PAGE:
A later Guru, Arjan Dev constructed Sri Harmandir Sahib in something like its current form. Patwant Singh describes it as “a modest structure” in brick and lime. Sri Harmandir Sahib gained greater significance on 16 August 1604, when Arjan Dev made it the permanent home of the Adi Granth, his original compilation of more than 7,000 Sikh, Sufi, and Hindu hymns, set to 31 ragas and calibrated to different moods, occasions, and times of the day. Each day before dawn, the Sri Guru Granth Sahib is transported in a palanquin from the Akal Takht to the sanctum sanctorum, to be read and sung from until late night.
With two hours to go before the prakash, the wake-up ceremony, I decided to explore the heart of the temple, the jewel set in gold (Maharaja Ranjit Singh reportedly needed more than 100 kilos of the precious metal to complete the job in the early 19th century). Over decades of visiting holy sites around the world, I have never encountered any quite as open and accessible to everyone. I was left completely alone to wander through the outer rooms, richly emblazoned with mosaics, marble carvings, and paintings in a variety of styles, and straight into the innermost chamber with its extraordinary bejewelled ceiling. All around me, pilgrims sang, prayed, and talked to each other in languages and accents that testified to the incredible range of the modern Sikh diaspora. I distinctly heard Bahasa Indonesia, then unmistakable Glaswegian drawls, and even the honk of a word or two in Norwegian exchanged between two young women huddled in a corner.
As I perambulated the tank, I found myself distracted by the inscriptions on the plaques and memorials that line the walls of every corridor. I learned that the Sri Harmandir Sahib has an additional function as an important repository of community history, and a permanent memorial to Sikh remembrance. The names of soldiers who died fighting for the British in Europe, North Africa, Malaya, Mesopotamia, and Turkey, and later for the Indian Army in its contemporary campaigns were listed all around me. I found mentions of Sikhs in Rangoon, Addis Ababa, Jerusalem, and even Okinawa, Japan.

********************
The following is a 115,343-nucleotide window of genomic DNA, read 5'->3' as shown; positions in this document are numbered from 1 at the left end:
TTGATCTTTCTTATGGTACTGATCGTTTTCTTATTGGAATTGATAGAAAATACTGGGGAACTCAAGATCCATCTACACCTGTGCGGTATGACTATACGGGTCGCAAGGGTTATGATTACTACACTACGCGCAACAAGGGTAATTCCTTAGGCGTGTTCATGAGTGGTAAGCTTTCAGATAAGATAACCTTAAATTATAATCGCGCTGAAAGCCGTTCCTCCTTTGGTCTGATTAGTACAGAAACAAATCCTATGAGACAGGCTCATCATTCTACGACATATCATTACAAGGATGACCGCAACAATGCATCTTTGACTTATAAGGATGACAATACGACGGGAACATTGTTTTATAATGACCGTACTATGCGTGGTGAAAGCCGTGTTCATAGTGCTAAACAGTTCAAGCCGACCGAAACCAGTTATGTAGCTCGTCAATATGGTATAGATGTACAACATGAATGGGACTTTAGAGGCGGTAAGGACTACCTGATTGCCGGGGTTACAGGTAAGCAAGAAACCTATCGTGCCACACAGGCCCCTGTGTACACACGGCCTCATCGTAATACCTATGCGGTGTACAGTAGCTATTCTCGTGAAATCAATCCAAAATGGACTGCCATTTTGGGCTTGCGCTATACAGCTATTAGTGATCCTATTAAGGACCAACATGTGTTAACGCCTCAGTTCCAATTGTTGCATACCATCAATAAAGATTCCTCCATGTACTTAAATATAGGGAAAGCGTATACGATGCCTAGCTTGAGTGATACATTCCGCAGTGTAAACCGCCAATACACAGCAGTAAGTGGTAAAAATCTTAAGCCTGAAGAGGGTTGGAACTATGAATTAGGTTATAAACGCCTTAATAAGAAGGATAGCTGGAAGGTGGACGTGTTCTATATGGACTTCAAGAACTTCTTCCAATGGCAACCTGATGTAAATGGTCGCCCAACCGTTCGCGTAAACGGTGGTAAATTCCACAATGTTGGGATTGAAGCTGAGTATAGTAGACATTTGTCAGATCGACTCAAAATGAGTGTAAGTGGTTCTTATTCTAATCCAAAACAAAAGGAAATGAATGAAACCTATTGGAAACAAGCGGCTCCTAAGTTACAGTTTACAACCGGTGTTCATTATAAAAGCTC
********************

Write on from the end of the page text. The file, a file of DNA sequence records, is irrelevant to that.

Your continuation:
Walking very slowly now, I became lost in thought again about the pioneering migration of Sikhs to North America. I thought about the beatings and racist abuse that accompanied the community’s shameful expulsion from Oregon in the Bellingham Riots of 1907, and the equally ugly story of the Komagata Maru, a ship loaded with mostly Sikh migrants which was shot at, marooned in the Vancouver harbour for two months, then forced to return to India in 1916. That incident prompted the formation of the Ghadar Party (ghadar means mutiny), a San Francisco-based organisation committed to expelling the British from India.
I thought about Sikh faces I had encountered in the most unlikely places. In Vienna, in the 1980s, a young man who suddenly appeared outside my car window at 5 a.m. to proffer a newspaper. In Venezuela, strapping brothers manning a provisions shop in the jungle en route to Angel Falls. The lavishly bearded shooting guard for the Cambridge University basketball team, who I played against for the University of London. I thought of the gentle couple, Jaya and Kulbir, second parents to my mother, who first introduced me to maa-ki-dal. My cousin Romila returned to my mind, so excited about starting a new life with her handsome Punjabi husband.
The sky was still pitch-black when a low, throbbing horn sounded near the Akal Takht. Jolted out of my thoughts, I rushed towards the sound. There was a loud clanging of cymbals, and a terrific rush as the palanquin containing the Guru Granth Sahib moved towards its daytime abode. Shoulder-to-shoulder in an instant crowd, I reached out, along with everyone else, to touch the holy vehicle. Just managing to brush two fingers on its side as it passed, I found myself standing alone again as the crowd moved forward. I realised I had walked at least a dozen kilometres, stayed alert through the night, travelling the world and many centuries inside my head, all for a moment that was gone in the blink of an eye. But more importantly, I realised I no longer felt unfulfilled. Keeping my eyes on Sri Harmandir Sahib as long as possible, I began the long walk back.
This essay is dedicated to the memory of the writer’s cousin, Romila Fernandez.
Appeared in the June 2015 issue as “Amritsar Reverie”.
is a writer and photographer, and founder and co-curator of the annual Goa Arts + Literary Festival. He lives next to Miramar Beach in Goa, with his wife and three sons.